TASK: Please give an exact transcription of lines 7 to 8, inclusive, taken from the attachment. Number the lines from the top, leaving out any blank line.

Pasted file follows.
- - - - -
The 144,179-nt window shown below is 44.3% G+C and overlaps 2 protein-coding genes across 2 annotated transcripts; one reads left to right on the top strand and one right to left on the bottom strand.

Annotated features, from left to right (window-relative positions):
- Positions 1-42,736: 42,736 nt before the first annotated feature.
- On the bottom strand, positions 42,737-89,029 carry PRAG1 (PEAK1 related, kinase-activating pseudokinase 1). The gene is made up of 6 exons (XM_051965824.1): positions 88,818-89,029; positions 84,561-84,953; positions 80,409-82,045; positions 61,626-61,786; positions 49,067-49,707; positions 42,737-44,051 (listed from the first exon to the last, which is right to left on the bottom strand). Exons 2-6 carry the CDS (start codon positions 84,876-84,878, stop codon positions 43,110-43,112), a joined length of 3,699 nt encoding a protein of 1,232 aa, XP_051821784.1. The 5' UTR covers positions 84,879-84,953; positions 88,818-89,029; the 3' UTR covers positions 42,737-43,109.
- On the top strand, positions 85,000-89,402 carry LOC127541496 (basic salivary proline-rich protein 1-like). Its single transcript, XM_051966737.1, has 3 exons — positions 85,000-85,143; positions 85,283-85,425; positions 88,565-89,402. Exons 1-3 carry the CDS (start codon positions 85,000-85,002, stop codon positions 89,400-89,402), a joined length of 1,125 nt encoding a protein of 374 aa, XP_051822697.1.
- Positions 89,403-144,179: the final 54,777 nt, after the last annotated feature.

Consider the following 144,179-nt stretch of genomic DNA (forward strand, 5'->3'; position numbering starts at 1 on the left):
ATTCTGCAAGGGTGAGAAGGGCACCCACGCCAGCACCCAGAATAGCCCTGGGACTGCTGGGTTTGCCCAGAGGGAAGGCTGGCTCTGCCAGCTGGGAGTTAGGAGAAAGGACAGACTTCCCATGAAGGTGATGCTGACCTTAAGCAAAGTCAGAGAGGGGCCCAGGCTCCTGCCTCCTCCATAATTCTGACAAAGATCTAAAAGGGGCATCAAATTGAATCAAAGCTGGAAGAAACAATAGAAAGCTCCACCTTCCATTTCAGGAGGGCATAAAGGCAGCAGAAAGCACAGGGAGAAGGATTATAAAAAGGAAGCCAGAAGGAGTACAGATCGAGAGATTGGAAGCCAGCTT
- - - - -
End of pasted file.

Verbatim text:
Consider the following 144,179-nt stretch of genomic DNA (forward strand, 5'->3'; position numbering starts at 1 on the left):
ATTCTGCAAGGGTGAGAAGGGCACCCACGCCAGCACCCAGAATAGCCCTGGGACTGCTGGGTTTGCCCAGAGGGAAGGCTGGCTCTGCCAGCTGGGAGTTAGGAGAAAGGACAGACTTCCCATGAAGGTGATGCTGACCTTAAGCAAAGTCAGAGAGGGGCCCAGGCTCCTGCCTCCTCCATAATTCTGACAAAGATCTAAAAGGGGCATCAAATTGAATCAAAGCTGGAAGAAACAATAGAAAGCTCCACCTTCCATTTCAGGAGGGCATAAAGGCAGCAGAAAGCACAGGGAGAAGGATTATAAAAAGGAAGCCAGAAGGAGTACAGATCGAGAGATTGGAAGCCAGCTT